Top 12 Countries Most Likely To Go Belly Up

February 25, 2011 12:27

Europe trumps all other regions with 11 out of twelve courtiers rated as “extreme risk.”  However, quite surprisingly, only one PIIGS country–Italy which takes the top spot–is in the top 12.

By Dian L. Chu

Risk analysis firm Maplecroft just released its new fiscal risk index ranking of 163 countries.  Europe trumps all other regions with 11 out of twelve courtiers rated as “extreme risk.”  However, quite surprisingly, only one PIIGS country–Italy which takes the top spot–is in the top 12.

The others include many big economies in Europe – Belgium (2), France (3), Sweden (4), Germany (5), Hungary (6), Denmark (7), Austria (8), United Kingdom (10), Finland (11) and Greece (12).  Japan at No. 9 is the only other country not in Europe within the highest risk category (See map below).

Aging Demographic

While high national debt and public spending are two common denominators, the study finds it is the aging demographic that puts these countries at extreme fiscal risk.  An aging population will place increasing pressure on public expenditure such as pension and health care, while a shrinking working-age population means less productivity and less tax revenues to support public spending and debt payments.

High Dependency Ratio

Aging population also leads to high dependency ratio, or the number of people 65 and older to every 100 people of traditional working ages.  For example, according to Maplecroft, that ratio in France is 1 to 47 (i.e. 47%), Germany at 59%, Italy with 62% and Japan at the very top with 74%.  The ratio in UK is currently 25%, and is forecast to rise to 38% by 2050.

Low Senior Labor Participation Rate

Another problem within Europe is that it has a low labor participation rate in the 65+ age bracket.  In fact, the labor market participation of age 65+ amongst the ‘extreme risk’ nations ranges from 1.4% in France, 7.71% in UK, to 11.7% in Sweden, vs. a 28% average across all countries ranked in the index.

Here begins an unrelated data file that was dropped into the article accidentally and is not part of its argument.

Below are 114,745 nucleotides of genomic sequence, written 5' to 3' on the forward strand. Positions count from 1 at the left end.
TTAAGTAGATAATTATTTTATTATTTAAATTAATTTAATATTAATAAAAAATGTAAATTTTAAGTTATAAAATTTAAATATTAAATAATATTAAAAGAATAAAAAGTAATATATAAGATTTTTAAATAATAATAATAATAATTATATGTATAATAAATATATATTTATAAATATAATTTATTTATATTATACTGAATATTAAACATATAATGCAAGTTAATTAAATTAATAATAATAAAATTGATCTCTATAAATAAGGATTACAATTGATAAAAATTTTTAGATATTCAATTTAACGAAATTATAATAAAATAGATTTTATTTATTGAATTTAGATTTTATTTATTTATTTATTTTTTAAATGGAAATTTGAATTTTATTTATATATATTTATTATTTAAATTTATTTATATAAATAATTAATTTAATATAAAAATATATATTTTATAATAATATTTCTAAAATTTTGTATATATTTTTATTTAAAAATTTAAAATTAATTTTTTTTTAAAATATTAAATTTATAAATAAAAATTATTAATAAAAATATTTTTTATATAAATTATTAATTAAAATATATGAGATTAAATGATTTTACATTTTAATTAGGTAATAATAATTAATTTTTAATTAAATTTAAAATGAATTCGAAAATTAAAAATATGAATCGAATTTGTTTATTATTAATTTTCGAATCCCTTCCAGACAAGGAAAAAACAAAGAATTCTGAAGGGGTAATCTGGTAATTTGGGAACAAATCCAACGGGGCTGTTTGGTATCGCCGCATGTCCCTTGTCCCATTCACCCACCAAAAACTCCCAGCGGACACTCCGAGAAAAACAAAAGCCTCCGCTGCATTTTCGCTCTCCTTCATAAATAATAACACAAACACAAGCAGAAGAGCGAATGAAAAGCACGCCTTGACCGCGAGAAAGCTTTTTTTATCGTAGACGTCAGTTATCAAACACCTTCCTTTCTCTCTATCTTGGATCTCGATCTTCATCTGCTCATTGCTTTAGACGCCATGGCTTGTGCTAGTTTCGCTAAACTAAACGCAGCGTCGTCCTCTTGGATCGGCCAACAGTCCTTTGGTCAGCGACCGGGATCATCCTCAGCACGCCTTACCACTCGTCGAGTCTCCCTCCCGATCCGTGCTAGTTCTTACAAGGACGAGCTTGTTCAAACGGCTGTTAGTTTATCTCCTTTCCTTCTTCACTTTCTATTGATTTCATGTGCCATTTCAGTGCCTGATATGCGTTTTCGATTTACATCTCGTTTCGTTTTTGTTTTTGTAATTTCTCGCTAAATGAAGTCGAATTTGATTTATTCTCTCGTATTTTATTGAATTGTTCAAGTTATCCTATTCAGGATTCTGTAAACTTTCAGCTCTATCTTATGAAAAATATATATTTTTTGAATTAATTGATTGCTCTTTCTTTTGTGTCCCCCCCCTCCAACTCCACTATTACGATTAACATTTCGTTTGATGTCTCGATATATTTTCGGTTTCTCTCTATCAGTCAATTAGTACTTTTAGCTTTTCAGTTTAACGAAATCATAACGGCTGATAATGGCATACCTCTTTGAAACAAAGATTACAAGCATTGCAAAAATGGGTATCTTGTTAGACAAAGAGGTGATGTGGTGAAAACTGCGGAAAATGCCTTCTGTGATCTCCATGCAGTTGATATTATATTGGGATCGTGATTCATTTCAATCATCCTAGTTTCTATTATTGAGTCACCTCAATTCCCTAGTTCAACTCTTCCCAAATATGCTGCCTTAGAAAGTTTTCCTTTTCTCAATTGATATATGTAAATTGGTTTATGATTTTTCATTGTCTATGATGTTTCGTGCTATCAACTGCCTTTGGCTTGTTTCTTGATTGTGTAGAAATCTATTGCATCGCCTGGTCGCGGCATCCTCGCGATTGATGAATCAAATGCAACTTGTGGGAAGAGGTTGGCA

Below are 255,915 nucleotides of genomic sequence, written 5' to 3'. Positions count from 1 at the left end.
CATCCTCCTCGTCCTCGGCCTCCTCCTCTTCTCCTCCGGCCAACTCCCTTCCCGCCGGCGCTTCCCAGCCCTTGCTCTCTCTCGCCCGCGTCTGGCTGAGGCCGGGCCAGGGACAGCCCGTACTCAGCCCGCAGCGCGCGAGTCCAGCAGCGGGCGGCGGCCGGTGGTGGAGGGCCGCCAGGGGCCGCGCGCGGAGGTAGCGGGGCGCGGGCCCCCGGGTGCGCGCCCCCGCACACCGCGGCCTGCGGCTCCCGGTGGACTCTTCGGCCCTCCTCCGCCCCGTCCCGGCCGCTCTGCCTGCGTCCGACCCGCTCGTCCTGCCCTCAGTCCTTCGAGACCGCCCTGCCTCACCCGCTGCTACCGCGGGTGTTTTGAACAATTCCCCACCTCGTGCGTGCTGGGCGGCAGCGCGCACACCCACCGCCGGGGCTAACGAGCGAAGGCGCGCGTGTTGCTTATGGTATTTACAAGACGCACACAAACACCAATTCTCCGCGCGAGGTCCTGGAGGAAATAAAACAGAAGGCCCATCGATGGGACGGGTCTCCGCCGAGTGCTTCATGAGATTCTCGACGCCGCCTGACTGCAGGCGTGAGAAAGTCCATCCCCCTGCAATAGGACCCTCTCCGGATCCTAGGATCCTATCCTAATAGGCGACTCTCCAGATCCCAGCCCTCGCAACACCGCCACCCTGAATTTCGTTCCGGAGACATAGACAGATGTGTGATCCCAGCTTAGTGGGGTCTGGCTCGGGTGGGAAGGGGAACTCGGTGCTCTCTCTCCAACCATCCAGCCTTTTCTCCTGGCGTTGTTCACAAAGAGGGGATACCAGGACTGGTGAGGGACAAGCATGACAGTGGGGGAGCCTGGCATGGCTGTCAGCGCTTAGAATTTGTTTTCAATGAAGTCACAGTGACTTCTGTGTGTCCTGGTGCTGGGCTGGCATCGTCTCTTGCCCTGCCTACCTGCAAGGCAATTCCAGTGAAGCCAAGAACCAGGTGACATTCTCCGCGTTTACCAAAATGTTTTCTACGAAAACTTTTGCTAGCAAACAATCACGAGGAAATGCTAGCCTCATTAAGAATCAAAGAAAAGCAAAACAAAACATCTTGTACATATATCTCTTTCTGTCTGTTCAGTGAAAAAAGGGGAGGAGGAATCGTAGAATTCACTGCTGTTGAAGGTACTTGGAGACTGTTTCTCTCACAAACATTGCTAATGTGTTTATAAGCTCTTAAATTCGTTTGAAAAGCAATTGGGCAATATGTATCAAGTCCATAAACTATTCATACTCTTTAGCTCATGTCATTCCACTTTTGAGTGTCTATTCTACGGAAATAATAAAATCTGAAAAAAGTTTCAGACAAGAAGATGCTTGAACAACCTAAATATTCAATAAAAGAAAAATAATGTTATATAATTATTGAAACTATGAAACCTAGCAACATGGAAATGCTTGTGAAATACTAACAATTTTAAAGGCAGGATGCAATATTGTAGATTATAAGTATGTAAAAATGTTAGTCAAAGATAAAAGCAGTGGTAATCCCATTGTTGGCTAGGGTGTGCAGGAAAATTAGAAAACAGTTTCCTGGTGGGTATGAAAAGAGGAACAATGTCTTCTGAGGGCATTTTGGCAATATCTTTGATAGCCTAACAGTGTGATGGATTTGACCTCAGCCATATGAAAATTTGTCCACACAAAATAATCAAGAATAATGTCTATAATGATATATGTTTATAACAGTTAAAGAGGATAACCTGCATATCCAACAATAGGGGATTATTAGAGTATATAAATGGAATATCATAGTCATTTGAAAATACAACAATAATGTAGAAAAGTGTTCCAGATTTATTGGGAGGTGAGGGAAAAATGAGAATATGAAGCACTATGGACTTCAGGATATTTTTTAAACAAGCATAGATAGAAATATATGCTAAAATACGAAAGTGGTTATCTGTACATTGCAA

U.S. – High Fiscal Risk

Although the United States is not ranked among the “extreme fiscal risk,” the country is nevertheless classified as “high risk”, along with Spain, also a member in PIIGS, Australia, Canada, and Russia.
Let’s take a look at the two metrics mentioned here.
The dependency ration in the U.S. is 22 in 2010, but is projected to climb rapidly to 35 in 2030, according to the U.S. Census Bureau, mainly due to baby boomers moving up into the 65+ age bracket.  The ratio then will rise more slowly to 37 in 2050.
The labor participation for age 65 and over in the U.S. is at 17.5 according to data at Bureau of Labor Statistics (BLS).  This is better than most of the European countries, but below the overall average of 28%.

Wave II To Include U.S.

Most people typically associate country’s fiscal risk to the government’s monetary and fiscal policies and Lehman Brothers has taught us that banking and housing crisis could push the entire world into the Great Recession.  While these are definite risk factors, a highly productive labor force and relatively young population makeup tend to mean sustainable prosperity and better odds at climbing out of a hole.

The Maplecroft study concludes:

“…in high risk countries, it is increasingly likely that the private sector will be called upon to contribute in the form of pensions and private health care…. Without significant adjustments, such as raising taxes or reducing spending, countries risk going bankrupt.”

Meanwhile, the fact that U.S. dollar actually went down during this crisis in Libya and Egypt is very telling regarding the diminishing safe haven status of the dollar as well as the United States.

So, while widespread protests are still going on in Europe over pension age being raised and many austerity measures, amid the European sovereign debt crisis, the U.S. and other countries in the same “high fiscal risk” seem to be set for the wave II of this global fiscal chain of events.

Dian L. Chu, CPSM, C.P.M., Chartered Economist is a market analyst, economist, writer and editor of EconForecast (Economic Forecasts & Opinions) blog.

Help Make A Difference By Sharing These Articles On Facebook, Twitter And Elsewhere:

Interested In Further Reading? Click Here